In hindsight, it is hard to watch Conan’s first night as host of Late Night, especially knowing the terrible treatment he received. Even hardcore Conan fans have to admit, on his first night, he was very green. To be fair, Conan did acknowledge it in a funny way and immediately addressed the fact that everyone kept hounding him with some variation of “better be as good as Letterman.” Conan had potential and viewers were willing to give him a chance, even though his bosses only kept renewing his contract because they had nothing else to throw on the air.
Celebrating Letterman’s 20 Years on CBS
Yesterday, August 29, marked David Letterman’s 20th year hosting the Late Show on CBS. While fans are probably a little disappointed that Dave didn’t give in and do a retrospective episode or primetime special (Neither one was ever going to happen. This is Letterman we’re talking about.), there’s no reason we can’t, with the help of YouTube, take a look back at Dave’s time on CBS.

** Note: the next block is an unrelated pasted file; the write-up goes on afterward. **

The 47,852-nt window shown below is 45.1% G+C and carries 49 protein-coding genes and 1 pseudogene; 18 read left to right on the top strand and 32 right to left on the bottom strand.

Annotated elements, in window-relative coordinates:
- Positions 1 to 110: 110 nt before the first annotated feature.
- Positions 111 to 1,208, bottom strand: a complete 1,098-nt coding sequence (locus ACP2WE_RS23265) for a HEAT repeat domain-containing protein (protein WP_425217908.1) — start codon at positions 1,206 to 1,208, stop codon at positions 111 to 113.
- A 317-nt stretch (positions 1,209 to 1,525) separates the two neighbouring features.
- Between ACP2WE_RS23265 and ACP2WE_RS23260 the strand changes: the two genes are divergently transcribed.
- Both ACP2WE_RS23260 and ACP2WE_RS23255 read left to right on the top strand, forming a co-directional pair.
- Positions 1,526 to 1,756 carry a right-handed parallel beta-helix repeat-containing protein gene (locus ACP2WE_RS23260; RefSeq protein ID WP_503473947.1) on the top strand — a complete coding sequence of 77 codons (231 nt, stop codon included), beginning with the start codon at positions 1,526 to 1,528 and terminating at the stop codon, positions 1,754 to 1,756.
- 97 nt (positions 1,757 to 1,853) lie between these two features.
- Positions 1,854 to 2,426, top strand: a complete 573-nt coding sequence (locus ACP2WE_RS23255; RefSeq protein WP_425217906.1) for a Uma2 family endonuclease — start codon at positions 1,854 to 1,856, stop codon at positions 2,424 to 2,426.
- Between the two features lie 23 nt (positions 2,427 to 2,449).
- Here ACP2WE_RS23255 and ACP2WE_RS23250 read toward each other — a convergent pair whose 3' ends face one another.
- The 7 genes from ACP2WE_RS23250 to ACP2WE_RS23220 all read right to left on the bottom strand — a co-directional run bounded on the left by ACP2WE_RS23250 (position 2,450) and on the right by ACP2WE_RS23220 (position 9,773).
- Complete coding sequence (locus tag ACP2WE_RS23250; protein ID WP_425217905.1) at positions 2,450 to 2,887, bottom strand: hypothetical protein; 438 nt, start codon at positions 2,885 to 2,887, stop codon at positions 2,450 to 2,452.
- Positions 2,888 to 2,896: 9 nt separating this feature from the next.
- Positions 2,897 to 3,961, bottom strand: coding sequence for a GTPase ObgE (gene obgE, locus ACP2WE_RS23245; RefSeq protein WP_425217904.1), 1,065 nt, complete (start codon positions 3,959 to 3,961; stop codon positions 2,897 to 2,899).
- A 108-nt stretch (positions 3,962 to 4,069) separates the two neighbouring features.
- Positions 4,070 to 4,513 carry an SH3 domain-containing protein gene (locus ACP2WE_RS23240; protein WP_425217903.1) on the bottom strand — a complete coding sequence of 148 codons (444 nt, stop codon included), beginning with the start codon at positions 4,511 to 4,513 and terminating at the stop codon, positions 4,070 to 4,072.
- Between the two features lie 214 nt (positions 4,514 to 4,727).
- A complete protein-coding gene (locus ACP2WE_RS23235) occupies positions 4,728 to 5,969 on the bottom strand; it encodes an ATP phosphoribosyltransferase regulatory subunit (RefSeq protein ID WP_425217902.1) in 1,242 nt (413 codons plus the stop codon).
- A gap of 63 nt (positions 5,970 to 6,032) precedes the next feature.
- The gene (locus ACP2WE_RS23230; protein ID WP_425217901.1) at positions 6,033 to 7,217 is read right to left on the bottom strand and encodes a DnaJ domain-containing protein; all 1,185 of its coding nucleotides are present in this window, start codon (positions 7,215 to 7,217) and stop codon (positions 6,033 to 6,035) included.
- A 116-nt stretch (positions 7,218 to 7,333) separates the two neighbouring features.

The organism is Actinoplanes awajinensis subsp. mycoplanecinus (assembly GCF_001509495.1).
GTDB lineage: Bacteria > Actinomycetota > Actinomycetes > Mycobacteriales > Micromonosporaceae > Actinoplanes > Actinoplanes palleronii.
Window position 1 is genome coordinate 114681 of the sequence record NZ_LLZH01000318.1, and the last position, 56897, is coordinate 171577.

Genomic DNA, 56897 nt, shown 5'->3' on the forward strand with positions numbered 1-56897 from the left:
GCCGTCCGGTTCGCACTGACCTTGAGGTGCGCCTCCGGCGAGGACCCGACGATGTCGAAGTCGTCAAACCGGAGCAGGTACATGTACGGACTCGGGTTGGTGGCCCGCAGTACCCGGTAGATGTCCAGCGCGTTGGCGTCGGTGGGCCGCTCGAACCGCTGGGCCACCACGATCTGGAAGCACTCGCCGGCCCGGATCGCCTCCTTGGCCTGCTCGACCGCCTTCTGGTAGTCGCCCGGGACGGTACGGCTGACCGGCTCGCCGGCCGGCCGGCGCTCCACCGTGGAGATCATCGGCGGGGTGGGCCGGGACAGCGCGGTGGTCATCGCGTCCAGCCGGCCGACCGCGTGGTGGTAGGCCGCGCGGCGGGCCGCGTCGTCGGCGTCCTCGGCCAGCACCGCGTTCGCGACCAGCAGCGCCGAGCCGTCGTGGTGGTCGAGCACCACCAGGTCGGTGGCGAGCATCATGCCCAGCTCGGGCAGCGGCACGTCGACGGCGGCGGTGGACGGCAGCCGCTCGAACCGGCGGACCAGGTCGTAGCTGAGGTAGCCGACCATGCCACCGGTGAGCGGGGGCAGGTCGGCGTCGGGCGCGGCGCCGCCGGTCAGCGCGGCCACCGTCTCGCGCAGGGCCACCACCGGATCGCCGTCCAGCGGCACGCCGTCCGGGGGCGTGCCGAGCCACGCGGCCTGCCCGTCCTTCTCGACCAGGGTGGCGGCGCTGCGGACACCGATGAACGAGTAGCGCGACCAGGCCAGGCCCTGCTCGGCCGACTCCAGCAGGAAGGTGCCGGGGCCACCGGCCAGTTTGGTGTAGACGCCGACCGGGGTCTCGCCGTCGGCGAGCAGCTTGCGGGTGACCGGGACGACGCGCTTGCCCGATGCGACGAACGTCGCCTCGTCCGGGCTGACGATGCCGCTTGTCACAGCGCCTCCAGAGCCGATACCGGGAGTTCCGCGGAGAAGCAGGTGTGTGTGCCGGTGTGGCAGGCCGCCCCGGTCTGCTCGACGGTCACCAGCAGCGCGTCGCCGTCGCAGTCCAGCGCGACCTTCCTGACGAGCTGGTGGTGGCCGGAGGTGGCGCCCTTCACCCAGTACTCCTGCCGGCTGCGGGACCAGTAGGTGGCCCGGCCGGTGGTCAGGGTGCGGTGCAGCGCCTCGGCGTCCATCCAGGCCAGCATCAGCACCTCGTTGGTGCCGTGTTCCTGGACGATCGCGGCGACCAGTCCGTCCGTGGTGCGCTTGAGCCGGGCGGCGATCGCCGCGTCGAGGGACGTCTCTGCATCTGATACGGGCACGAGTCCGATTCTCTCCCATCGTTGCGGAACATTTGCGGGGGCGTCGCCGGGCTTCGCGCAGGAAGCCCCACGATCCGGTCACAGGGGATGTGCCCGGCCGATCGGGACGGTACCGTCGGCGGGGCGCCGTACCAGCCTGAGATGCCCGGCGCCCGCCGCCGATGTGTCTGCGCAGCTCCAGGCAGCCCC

Dave may not have gotten The Tonight Show and NBC may have tried to sue him for using their intellectual property, but that didn’t stop Dave from bringing Larry “Bud” Melman, now using his real name, Calvert DeForest, to CBS. In fact, DeForest was the first person seen on the Late Show. Unfortunately, the clip below doesn’t have DeForest’s appearance on the first show, but it does have Ed Sullivan introducing Dave.